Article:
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Explainer: What is the RCEP trade deal and how will it benefit Singapore?

SINGAPORE — Fifteen Asia-Pacific countries signed the world’s largest free trade deal on Sunday (Nov 15), seen as a move that will boost the region’s economic prospects as the Covid-19 pandemic rages on around the globe.

Vietnam's Prime Minister Nguyen Xuan Phuc chairing the 4th Regional Comprehensive Economic Partnership Summit as part of the 37th Asean Summit in Hanoi, Vietnam, on Nov 15, 2020.

Vietnam's Prime Minister Nguyen Xuan Phuc chairing the 4th Regional Comprehensive Economic Partnership Summit as part of the 37th Asean Summit in Hanoi, Vietnam, on Nov 15, 2020.

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  • The Regional Comprehensive Economic Partnership involves 15 countries in the Asia-Pacific region
  • It took eight years to be finalised as members could not agree about key terms, including the movement of labour
  • Economists said that Singapore will not feel the full benefits yet as the RCEP has not come into effect
  • Once it does, Singapore can enjoy stronger investments and Singaporeans could see more jobs and income flow in, they added

 

SINGAPORE — Fifteen Asia-Pacific countries signed the world’s largest free trade deal on Sunday (Nov 15), seen as a move that will boost the region’s economic prospects as the Covid-19 pandemic rages on around the globe.

The Regional Comprehensive Economic Partnership (RCEP) was finalised after eight years of negotiations.

The participating countries are the 10 members of the Association of Southeast Asian Nations (Asean) — Singapore, Malaysia, Indonesia, the Philippines, Brunei, Vietnam, Laos, Cambodia, Thailand and Myanmar — as well as China, Japan, South Korea, Australia and New Zealand.

WHAT IS THE RCEP?

The pact consolidates smaller existing agreements, covering about a third of the global population — 2.1 billion people — and about 30 per cent of its global gross domestic product (GDP).

It is the world’s largest free trade agreement in terms of GDP.

The agreement will aim to lower tariffs, open up trade in goods and services, and promote investment to help emerging economies catch up with the rest of the world.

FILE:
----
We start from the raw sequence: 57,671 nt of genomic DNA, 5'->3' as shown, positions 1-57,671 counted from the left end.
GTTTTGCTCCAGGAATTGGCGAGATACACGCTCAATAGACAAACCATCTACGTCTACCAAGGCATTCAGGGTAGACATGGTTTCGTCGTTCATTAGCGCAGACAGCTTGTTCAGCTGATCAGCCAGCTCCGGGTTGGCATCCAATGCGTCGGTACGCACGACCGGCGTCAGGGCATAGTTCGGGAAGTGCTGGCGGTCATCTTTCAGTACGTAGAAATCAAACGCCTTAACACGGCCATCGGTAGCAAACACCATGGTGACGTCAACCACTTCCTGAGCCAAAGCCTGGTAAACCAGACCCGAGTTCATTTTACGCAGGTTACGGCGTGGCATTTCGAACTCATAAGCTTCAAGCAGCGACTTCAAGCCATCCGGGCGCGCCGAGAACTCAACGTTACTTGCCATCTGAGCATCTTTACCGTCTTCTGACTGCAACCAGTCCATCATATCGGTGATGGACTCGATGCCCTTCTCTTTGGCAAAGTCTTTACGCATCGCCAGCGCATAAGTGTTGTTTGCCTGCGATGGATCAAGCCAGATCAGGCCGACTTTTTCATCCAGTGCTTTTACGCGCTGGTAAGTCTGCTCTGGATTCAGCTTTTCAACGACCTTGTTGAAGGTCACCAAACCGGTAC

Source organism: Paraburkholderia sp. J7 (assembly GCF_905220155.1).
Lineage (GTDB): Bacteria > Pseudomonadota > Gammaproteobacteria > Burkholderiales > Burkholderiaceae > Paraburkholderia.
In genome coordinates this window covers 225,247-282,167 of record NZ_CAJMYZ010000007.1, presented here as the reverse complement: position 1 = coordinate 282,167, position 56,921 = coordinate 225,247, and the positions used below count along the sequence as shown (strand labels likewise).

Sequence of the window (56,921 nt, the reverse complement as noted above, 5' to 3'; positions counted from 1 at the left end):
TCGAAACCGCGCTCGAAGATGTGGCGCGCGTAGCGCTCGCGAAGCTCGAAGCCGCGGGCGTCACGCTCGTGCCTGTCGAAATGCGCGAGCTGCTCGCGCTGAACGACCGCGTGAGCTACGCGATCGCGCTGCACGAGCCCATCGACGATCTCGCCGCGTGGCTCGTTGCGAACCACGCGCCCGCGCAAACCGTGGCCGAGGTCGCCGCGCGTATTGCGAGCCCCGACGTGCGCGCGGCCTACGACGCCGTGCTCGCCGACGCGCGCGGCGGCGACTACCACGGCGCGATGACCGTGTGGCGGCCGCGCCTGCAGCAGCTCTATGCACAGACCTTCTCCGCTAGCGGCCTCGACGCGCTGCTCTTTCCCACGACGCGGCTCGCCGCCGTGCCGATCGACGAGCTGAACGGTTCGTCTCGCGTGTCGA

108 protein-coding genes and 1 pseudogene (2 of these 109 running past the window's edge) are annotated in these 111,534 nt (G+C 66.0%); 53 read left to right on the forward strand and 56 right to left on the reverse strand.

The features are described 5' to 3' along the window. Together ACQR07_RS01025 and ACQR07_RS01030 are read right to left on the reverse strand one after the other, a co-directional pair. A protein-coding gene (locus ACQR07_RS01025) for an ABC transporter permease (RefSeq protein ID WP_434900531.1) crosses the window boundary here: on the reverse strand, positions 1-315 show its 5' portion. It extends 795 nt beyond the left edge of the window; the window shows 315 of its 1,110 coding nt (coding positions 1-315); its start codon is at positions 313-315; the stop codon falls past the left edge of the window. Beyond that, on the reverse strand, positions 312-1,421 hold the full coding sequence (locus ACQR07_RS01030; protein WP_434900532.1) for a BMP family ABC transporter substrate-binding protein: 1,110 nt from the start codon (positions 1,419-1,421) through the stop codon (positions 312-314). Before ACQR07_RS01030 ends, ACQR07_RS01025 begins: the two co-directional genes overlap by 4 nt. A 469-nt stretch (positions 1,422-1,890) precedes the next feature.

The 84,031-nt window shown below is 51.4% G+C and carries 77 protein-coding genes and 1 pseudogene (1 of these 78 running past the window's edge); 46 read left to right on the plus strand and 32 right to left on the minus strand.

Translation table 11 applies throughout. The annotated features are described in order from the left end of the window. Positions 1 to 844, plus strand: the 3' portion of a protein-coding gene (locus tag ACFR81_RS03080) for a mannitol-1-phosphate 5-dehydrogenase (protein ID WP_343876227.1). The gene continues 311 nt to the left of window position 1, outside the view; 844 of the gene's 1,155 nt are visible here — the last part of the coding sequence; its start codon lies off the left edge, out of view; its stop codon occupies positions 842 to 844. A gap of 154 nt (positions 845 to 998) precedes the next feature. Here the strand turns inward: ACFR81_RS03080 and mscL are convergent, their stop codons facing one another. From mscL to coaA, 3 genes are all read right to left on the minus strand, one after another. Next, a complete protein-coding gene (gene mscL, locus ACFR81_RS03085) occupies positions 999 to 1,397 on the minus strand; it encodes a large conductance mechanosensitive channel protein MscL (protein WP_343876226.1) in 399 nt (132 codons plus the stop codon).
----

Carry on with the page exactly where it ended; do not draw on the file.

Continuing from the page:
It will also give the participating countries preferential access into growing markets in the region, and reduce costs and time for companies by allowing them to export products anywhere within the bloc without meeting separate requirements for each country.

Rules on e-commerce, intellectual property and competition policy rights have also been established under the RCEP.

WHY IS IT SIGNIFICANT?

Among the key benefits are a tariff elimination of at least 92 per cent of goods traded, with more preferential market access for Singapore’s exports, the Ministry of Trade of Industry said.

There will also be simplified customs procedure and improved trade facilitation, lowering transaction time and costs, and giving Singapore exporters greater certainty.

The RCEP has not been ratified yet, though Singapore’s Minister for Trade and Industry Chan Chun Sing said it will happen within the next 12 months with “no firm timeline” yet.

The signing of the RCEP means that China, which has tussled with the US for economic superiority in the region, now has greater influence in the rules of trade here.

When the countries started negotiating the RCEP, talks for another major trading agreement — the “mega-regional” Trans-Pacific Partnership (TPP) led by the US — were underway. China was not among its 12 members then.

In 2017, President Donald Trump withdrew the US from the TPP, a move seen to improve the chances of success for the RCEP.